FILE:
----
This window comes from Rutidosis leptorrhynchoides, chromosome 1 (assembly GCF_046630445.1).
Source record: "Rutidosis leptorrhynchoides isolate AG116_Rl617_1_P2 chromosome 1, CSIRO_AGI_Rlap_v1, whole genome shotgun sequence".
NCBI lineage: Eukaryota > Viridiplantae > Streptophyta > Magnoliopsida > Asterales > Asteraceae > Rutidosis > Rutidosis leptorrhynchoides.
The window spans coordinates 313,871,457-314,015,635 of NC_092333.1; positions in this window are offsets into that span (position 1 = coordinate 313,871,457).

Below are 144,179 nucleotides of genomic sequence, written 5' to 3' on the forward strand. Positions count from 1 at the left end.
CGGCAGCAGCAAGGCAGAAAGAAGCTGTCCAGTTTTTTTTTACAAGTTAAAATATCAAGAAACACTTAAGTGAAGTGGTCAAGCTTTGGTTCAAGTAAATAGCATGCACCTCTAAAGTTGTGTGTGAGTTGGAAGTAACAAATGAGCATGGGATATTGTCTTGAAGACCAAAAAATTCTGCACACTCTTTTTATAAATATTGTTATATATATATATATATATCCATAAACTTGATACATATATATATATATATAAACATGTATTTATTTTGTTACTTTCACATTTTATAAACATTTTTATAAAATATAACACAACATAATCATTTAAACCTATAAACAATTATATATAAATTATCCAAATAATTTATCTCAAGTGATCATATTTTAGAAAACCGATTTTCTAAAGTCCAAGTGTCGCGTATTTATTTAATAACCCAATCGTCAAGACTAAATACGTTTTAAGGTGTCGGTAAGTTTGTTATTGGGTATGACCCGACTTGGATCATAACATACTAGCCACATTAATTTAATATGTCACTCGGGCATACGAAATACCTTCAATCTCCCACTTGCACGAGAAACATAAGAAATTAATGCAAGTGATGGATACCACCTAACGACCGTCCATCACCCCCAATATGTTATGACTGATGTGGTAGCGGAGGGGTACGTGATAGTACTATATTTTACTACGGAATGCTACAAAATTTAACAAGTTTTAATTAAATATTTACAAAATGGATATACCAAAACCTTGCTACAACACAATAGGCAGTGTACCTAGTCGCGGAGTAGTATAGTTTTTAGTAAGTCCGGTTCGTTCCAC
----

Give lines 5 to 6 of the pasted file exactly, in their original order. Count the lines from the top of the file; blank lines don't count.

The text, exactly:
Below are 144,179 nucleotides of genomic sequence, written 5' to 3' on the forward strand. Positions count from 1 at the left end.
CGGCAGCAGCAAGGCAGAAAGAAGCTGTCCAGTTTTTTTTTACAAGTTAAAATATCAAGAAACACTTAAGTGAAGTGGTCAAGCTTTGGTTCAAGTAAATAGCATGCACCTCTAAAGTTGTGTGTGAGTTGGAAGTAACAAATGAGCATGGGATATTGTCTTGAAGACCAAAAAATTCTGCACACTCTTTTTATAAATATTGTTATATATATATATATATATCCATAAACTTGATACATATATATATATATATAAACATGTATTTATTTTGTTACTTTCACATTTTATAAACATTTTTATAAAATATAACACAACATAATCATTTAAACCTATAAACAATTATATATAAATTATCCAAATAATTTATCTCAAGTGATCATATTTTAGAAAACCGATTTTCTAAAGTCCAAGTGTCGCGTATTTATTTAATAACCCAATCGTCAAGACTAAATACGTTTTAAGGTGTCGGTAAGTTTGTTATTGGGTATGACCCGACTTGGATCATAACATACTAGCCACATTAATTTAATATGTCACTCGGGCATACGAAATACCTTCAATCTCCCACTTGCACGAGAAACATAAGAAATTAATGCAAGTGATGGATACCACCTAACGACCGTCCATCACCCCCAATATGTTATGACTGATGTGGTAGCGGAGGGGTACGTGATAGTACTATATTTTACTACGGAATGCTACAAAATTTAACAAGTTTTAATTAAATATTTACAAAATGGATATACCAAAACCTTGCTACAACACAATAGGCAGTGTACCTAGTCGCGGAGTAGTATAGTTTTTAGTAAGTCCGGTTCGTTCCAC